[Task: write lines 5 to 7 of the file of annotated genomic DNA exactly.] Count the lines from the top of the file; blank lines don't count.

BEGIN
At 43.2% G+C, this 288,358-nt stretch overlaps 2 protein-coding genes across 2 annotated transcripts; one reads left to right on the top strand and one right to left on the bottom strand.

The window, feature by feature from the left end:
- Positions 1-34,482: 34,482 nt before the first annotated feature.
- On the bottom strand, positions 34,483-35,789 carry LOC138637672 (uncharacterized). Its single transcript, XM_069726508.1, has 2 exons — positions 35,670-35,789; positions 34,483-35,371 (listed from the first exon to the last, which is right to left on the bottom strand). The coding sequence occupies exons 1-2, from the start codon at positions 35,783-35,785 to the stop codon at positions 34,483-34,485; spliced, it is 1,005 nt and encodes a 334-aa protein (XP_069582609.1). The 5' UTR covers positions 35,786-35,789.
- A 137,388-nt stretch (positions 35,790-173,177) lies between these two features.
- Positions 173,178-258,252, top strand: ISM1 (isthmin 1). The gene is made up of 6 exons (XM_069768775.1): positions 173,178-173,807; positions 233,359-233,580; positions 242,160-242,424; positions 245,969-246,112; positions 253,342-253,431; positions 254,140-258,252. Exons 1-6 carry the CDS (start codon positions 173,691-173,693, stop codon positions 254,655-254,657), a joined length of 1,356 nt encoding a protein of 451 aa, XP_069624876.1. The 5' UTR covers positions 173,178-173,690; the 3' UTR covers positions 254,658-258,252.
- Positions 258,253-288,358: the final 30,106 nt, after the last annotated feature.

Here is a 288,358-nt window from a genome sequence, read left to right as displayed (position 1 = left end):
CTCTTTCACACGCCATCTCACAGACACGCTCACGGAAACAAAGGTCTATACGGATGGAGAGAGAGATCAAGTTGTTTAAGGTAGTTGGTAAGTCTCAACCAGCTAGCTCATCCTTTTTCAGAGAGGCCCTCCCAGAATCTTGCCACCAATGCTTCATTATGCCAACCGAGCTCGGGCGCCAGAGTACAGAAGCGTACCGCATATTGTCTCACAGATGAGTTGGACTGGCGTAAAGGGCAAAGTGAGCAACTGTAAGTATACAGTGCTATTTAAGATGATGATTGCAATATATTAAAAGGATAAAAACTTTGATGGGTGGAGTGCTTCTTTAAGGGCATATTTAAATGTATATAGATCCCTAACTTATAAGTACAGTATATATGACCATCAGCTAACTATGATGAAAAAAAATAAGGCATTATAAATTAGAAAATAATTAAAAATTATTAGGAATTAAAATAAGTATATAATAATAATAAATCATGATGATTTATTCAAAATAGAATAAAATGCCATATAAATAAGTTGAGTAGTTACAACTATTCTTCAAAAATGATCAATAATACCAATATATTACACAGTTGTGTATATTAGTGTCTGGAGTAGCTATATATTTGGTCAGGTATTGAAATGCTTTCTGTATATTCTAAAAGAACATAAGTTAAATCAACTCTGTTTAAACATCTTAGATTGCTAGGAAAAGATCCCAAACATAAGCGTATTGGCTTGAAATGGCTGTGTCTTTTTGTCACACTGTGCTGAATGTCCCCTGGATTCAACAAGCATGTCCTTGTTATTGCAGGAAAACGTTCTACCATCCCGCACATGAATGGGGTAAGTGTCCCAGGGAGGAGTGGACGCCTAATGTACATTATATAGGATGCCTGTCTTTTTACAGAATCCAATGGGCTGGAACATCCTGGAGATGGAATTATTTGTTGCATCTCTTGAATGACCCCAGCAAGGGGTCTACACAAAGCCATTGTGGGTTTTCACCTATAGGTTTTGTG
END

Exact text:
- A 137,388-nt stretch (positions 35,790-173,177) lies between these two features.
- Positions 173,178-258,252, top strand: ISM1 (isthmin 1). The gene is made up of 6 exons (XM_069768775.1): positions 173,178-173,807; positions 233,359-233,580; positions 242,160-242,424; positions 245,969-246,112; positions 253,342-253,431; positions 254,140-258,252. Exons 1-6 carry the CDS (start codon positions 173,691-173,693, stop codon positions 254,655-254,657), a joined length of 1,356 nt encoding a protein of 451 aa, XP_069624876.1. The 5' UTR covers positions 173,178-173,690; the 3' UTR covers positions 254,658-258,252.
- Positions 258,253-288,358: the final 30,106 nt, after the last annotated feature.